Cerebellar, hippocampal and striatal synaptosomes from ketamine- and saline-treated rat brains were obtained based on the method of Gray and Whittaker (1962). Briefly, selected brain parts were ice-cold homogenized using 10 strokes of a teflon-glass homogenizer in a buffer containing 0.32 M sucrose, 5.0 mM HEPES, pH 7.5, 0.1 M EDTA, 5 mM dithiothreitol supplemented with protein inhibitor cocktail. Homogenates were first centrifuged for 20 min, 1000× g, at 4°C and the supernatant was next centrifuged for 30 min, 20,000× g, at 4°C. The pellet enriched in crude synaptosomes were collected, suspended in 2 ml of the above buffer, layered onto a sucrose gradient (0.8 M: 1.2 M = 1:1) and centrifuged at 100,000× g for 1 h. Purified synaptosomes were suspended in an ice-cold artificial cerebrospinal fluid (aCSF) containing 132 mM NaCl, 3 mM KCl, 2 mM CaCl2, 2 mM MgCl2, 10 mM HEPES, pH 7.4, 10 mM glucose, 1.2 mM NaH2PO4 and cocktail of protease inhibitors and were kept at 4°C for immediate use. When used for glutamate release experiments, synaptosomes were also resuspended in calcium-free aCSF.
Measurement of Ca2+-ATPase Hydrolytic and Phosphotransferase Activity
The Mg2+, Ca2+-ATPase in synaptosomes was determined according to the method of Lin and Morales (1977). In brief, ~10 mg of synaptosomes were pre-incubated for 2 min at 37°C in a buffer containing 50 mM Tris-HCl, pH 7.4, 100 mM KCl, 3 mM MgCl2, 1 mM EGTA, 0.1 mM ouabain and 1.024 mM CaCl2 (10 μM Ca2+ free) in a total volume of 200 μl. The PMCA activity measured in the presence of Ca2+ but in the absence of CaM is referred to as basal activity and that in the presence of Ca2+ and 70 nM CaM as CaM-stimulated activity. The reaction was initiated by the addition of 3 mM ATP and the activity was measured following 1 min incubation at 37°C. The absorbance of the colored complex formed by Pi and molybdovanadate was read at 350 nm and the amount of Pi was determined by a calibration curve using K2HPO4 solutions as standards. The activity was expressed as μmoles of Pi/mg protein/h.
Formation of phosphoenzyme intermediate reflecting Ca2+-ATPase phosphotransferase activity was measured following the procedure described by Guerini et al. (1999) with some modifications. Synaptosomes (~1 mg) were resuspended in a buffer A containing 25 mM Tris/HCl, pH 6.8, 100 mM KCl, 100 μM Ca2+ and kept on ice. The reaction was started by the addition of 0.3 μM γ32-ATP (500 Ci/mmol) and stopped 60 s later with 7% trichloroacetic acid. Samples were centrifuged at 10,000× g for 10 min, the pellet was washed, resuspended in a buffer B (50 mM Tris/HCl, pH 6.3, 150 mM NaCl, 1 mM EDTA, 0.1% Tween-20, 0.5% SDS), kept on ice for 10 min and then centrifuged at 10,000× g for 30 min. ~5 μg of 5F10 antibodies or antibodies specific to PMCA1, PMCA2, PMCA3 or PMCA4 were added to supernatant aliquots and the samples were incubated overnight at 4°C followed by an addition of 20 μl of sepharose-conjugated A/G protein beads. After 4 h of incubation at 4°C, beads were spun down at 1000× g for 5 min and the pellet was washed three times with buffer B, resuspended in buffer C (70 mM Tris/HCl, pH 6.4, 5% SDS, 5% dithiothreitol, 8 M urea), incubated at RT for 20 min, separated on acidic gels and exposed to X-ray films (4°C, 3–5 days). The films were scanned and quantified densitometically with ImageJ, version 1.49 (NIH, USA). The results were expressed as OD/mg protein.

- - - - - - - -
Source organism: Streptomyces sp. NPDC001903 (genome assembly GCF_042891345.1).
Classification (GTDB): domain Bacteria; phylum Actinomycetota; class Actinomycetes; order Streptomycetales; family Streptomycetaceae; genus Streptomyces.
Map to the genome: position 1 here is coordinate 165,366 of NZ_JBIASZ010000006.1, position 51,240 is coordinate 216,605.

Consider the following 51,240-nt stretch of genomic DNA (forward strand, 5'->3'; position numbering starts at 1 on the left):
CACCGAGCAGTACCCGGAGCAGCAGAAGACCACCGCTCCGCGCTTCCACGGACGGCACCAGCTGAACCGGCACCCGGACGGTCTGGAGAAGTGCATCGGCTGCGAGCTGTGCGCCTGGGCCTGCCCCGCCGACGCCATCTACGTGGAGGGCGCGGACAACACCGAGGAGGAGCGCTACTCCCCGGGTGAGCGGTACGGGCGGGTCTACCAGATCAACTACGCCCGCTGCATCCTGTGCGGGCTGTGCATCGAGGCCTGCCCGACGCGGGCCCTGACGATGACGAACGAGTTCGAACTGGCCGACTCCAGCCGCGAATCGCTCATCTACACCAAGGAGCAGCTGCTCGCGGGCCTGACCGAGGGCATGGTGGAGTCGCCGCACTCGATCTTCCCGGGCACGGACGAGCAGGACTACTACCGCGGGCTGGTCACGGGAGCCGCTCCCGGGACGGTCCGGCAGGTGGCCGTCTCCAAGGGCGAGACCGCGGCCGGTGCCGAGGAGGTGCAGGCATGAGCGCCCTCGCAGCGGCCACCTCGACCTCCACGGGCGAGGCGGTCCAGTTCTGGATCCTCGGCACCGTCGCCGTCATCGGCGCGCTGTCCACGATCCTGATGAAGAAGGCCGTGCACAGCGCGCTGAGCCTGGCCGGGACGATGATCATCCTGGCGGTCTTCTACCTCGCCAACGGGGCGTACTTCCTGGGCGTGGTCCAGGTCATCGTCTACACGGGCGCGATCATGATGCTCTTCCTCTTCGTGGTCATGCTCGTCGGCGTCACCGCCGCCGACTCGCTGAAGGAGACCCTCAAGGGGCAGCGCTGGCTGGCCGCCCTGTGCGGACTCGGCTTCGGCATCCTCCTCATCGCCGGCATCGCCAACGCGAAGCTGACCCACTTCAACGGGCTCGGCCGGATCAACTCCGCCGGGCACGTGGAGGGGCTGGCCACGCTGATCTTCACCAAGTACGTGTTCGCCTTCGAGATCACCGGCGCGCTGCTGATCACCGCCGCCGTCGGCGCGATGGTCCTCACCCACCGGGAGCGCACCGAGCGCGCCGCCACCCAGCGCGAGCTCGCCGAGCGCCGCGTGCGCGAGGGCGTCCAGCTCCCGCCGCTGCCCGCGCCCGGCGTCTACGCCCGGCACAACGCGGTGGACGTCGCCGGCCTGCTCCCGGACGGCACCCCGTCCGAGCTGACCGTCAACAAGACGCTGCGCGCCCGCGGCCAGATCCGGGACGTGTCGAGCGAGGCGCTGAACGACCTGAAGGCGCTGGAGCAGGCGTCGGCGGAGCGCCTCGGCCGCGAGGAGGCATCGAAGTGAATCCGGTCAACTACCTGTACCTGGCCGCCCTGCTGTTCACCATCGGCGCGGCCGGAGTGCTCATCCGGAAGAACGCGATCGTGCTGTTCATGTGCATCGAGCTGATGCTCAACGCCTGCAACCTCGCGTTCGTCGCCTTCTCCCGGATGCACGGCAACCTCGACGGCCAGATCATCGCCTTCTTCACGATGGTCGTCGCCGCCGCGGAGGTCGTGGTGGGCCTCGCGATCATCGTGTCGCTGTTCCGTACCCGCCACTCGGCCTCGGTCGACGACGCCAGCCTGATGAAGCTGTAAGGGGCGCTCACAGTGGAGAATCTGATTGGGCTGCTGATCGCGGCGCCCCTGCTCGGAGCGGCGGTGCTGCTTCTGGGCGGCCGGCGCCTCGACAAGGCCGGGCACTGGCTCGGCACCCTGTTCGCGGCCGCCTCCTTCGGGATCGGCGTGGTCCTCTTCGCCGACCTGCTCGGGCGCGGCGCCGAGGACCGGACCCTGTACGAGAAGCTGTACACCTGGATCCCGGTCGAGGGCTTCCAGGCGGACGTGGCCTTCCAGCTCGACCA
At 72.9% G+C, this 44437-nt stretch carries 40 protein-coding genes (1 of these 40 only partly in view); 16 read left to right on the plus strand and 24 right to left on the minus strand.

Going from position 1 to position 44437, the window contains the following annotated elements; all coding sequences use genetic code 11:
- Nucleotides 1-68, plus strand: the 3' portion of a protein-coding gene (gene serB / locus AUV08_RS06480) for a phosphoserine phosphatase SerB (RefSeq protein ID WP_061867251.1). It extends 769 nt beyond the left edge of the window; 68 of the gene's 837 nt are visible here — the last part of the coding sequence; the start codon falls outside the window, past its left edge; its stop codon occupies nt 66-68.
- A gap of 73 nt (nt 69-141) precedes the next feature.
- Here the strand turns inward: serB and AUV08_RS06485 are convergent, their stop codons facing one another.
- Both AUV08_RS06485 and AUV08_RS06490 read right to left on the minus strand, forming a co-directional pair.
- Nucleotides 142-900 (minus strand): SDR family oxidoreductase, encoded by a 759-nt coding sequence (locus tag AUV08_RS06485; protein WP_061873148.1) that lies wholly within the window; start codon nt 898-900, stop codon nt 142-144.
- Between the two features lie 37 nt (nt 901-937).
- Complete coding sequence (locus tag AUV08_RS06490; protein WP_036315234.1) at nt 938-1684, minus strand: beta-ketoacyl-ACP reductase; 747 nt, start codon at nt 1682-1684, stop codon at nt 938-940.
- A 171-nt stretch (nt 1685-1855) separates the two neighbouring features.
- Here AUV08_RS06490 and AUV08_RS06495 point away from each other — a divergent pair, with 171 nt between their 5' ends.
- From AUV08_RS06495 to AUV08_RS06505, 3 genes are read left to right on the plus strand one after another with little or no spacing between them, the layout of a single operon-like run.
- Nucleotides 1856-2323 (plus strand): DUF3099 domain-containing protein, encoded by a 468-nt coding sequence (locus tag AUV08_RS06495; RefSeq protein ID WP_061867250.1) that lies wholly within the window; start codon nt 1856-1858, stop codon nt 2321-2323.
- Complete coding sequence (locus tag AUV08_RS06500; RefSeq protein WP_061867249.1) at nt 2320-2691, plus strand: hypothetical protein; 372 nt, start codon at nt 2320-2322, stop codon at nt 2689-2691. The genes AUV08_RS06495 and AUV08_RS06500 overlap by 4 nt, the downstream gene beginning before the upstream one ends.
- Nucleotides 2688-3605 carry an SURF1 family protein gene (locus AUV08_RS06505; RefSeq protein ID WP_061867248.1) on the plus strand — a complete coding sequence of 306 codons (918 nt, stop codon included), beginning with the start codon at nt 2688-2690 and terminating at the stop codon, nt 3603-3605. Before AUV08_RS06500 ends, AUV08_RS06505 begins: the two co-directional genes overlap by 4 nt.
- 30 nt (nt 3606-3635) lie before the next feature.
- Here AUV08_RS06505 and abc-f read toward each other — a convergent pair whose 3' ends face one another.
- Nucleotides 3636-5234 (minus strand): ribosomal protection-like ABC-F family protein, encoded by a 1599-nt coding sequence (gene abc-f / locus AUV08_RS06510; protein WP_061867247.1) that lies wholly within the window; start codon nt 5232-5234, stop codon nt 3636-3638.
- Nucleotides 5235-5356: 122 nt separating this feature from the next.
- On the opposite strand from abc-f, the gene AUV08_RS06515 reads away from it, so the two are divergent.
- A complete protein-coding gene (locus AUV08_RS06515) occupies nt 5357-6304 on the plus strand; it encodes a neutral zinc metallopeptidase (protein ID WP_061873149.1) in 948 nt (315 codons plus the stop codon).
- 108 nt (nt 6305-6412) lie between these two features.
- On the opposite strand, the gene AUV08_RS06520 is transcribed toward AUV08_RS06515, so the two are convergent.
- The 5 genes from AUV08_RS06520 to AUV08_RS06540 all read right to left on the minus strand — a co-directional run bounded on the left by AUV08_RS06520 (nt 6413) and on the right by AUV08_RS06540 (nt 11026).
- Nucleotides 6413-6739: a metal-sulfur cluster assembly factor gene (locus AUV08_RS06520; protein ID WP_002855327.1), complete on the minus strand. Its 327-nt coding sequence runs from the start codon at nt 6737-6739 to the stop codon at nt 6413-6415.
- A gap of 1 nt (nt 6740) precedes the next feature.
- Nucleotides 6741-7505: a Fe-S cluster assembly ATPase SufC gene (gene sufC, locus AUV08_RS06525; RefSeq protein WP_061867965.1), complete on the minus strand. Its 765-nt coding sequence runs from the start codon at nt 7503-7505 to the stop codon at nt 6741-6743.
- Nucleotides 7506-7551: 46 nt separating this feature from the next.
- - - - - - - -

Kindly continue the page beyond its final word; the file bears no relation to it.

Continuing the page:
Preparation of Tissue and Synaptosomal Lysates
The lysates were obtained as described by Harlow and Lane (1988). Selected brain parts (~100 mg pieces) were homogenized at 4°C in five volumes of RIPA buffer supplemented with 1 mM PMSF, 2 mM Na3VO4 and protease inhibitor cocktail with 10–15 strokes of tight-fitting Dounce homogenizer. Homogenates were left for 30 min on ice, sonicated 3 × 5 s cycles using 100 Ultrasonic Cell Disrupter (Virtis Virsonic, USA) and centrifuged at 17,000× g for 20 min. The supernatants referred to as tissue lysates were collected. Synaptosomal pellet obtained as described in Synaptosomal preparation section was lysed with RIPA buffer followed by sonication and centrifugation to get synaptosomal protein lysate. Protein concentration was measured using Bio-Rad Protein Assay Kit.